There are going to be a number of common flaws related to spine angle all the way from stance to launch to impact and finish.
- Curved spine forward at launch
- Reverse “C” at impact
- Forward Finish
- Spine Angle Slightly Forward
Explanation of flaws:
1) It is very common when practicing a major league launch position that players will focus so much on their front shoulder getting down and in that their spine will curve forward in a ‘C’ like fashion. Not only is a curved spine a weak spine, but as you start your swing you are creating extra noise which is an inefficiency. Many times a player will over correct and also produce flaw #3… Reverse “C” at impact.
2) Drifting is often caused by having too much weight stacked on the back leg at launch. Once the player begins to swing, drifting is when the spine and hips “drift” forward… rather than rotating around the axis. This also creates a major inefficiency and can throw off timing as the batter is now moving toward a pitch that is coming in at him/her.
*(note: if the batter gets a lot of drive off the back leg and hits launch position with spine slightly back… as the batter begins to rotate the entire spine may move forward slightly toward the pitcher… which is okay, as long as the spine angle itself doesn’t change.)
3) The Reverse “C” is when the batter gets to impact and has collapsed their spine backwards… creating a reverse “C” type shape. This can be caused by flaw #1 as well as a thrusting forward motion with the hips. It is also common in reverse C position that the head will dip right before impact.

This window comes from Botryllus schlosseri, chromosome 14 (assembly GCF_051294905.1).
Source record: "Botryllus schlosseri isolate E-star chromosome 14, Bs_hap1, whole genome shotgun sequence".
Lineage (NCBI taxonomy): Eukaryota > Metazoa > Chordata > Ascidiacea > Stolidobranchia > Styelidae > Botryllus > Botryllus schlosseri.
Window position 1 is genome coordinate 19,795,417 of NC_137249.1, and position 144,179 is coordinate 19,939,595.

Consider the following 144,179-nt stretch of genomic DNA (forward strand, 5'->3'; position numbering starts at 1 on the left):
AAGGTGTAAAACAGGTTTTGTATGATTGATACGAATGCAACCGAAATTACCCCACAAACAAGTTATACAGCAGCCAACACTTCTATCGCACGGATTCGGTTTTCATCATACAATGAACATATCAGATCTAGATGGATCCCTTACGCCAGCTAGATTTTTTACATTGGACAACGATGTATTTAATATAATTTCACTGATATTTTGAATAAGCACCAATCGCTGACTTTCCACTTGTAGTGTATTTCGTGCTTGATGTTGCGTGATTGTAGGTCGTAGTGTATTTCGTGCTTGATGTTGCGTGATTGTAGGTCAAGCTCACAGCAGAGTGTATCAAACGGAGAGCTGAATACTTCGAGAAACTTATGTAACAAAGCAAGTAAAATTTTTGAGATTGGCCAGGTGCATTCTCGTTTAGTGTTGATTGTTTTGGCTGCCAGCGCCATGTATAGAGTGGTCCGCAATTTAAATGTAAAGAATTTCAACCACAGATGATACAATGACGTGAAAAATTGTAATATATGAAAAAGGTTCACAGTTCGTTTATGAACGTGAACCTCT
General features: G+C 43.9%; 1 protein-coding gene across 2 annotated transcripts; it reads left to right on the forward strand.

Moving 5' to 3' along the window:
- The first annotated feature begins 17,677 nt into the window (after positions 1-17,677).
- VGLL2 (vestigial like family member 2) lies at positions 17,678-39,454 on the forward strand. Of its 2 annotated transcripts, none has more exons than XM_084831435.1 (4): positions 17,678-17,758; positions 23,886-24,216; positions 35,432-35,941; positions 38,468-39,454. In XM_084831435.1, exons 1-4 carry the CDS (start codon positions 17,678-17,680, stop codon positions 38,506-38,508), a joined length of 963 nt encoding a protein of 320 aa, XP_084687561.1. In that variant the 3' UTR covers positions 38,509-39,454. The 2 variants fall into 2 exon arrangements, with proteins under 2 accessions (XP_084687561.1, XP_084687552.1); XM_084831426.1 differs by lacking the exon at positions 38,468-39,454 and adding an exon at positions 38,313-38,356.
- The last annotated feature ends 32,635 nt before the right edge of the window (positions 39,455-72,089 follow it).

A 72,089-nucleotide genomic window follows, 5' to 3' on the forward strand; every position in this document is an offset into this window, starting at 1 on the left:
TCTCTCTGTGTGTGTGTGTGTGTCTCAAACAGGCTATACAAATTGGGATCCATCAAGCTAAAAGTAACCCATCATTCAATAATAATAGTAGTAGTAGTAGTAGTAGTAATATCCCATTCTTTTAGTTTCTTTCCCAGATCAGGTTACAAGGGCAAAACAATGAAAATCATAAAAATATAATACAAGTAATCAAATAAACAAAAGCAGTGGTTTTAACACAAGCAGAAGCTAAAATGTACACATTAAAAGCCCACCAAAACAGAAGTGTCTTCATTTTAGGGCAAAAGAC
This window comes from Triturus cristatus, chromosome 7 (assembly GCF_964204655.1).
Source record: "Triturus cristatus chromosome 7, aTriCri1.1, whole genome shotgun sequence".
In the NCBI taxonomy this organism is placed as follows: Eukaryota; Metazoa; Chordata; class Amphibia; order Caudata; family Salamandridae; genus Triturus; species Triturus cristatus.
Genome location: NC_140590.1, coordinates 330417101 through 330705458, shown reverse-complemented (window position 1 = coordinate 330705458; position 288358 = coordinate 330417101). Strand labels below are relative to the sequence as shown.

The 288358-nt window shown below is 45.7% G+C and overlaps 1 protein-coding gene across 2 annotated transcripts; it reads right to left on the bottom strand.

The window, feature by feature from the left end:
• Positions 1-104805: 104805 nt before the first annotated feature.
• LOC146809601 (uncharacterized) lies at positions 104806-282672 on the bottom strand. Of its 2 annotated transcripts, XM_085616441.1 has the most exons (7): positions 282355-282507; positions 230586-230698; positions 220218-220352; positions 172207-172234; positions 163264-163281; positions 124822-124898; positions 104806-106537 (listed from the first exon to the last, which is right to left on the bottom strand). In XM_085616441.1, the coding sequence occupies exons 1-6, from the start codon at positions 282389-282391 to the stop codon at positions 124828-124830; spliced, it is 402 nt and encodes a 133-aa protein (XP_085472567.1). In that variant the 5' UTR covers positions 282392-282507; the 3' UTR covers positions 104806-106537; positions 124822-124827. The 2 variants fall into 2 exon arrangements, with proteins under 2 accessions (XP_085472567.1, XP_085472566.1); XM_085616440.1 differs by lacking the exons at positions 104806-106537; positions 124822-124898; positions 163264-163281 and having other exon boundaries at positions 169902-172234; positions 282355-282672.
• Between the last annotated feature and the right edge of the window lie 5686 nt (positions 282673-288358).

4) Finishing forward would be the least significant spine angle flaw in the swing, due to the fact the ball has already left the bat. In order to keep a smooth/consistent/repeatable swing, generally the less noise we create the better… and finishing way forward onto our front foot is not only going to make the swing look goofy, but could potentially shift the bottom of the bat head arc forward if done too soon. Once we start rotating on the axis, ideally we stay there all the way around.
5) Spine angle slightly forward at impact is going to result in more ground balls. This is because the center of the radius (the base of the neck) will shift the bottom of the arc forward, resulting in more balls hit closer to the bottom of the arc of the bat head.
The overwhelming majority of major league hitters have their spine angle slightly back roughly about 10 degrees or so. If you are able to set your spine as the axis and rotate, you become extremely efficient to the ball.
I haven’t mentioned this yet, but it is very important to keep your head still!
Your eyes should be level and square to the pitcher, and your body should feel as though it is rotating around the fixed axis of your spine. If your head is collapsing down or your eye level is changing, it is possible and likely your spine will go with it.
Remember: Keep your head still, rotate around the spine, stay slightly back with your spine, and keep swinging hard!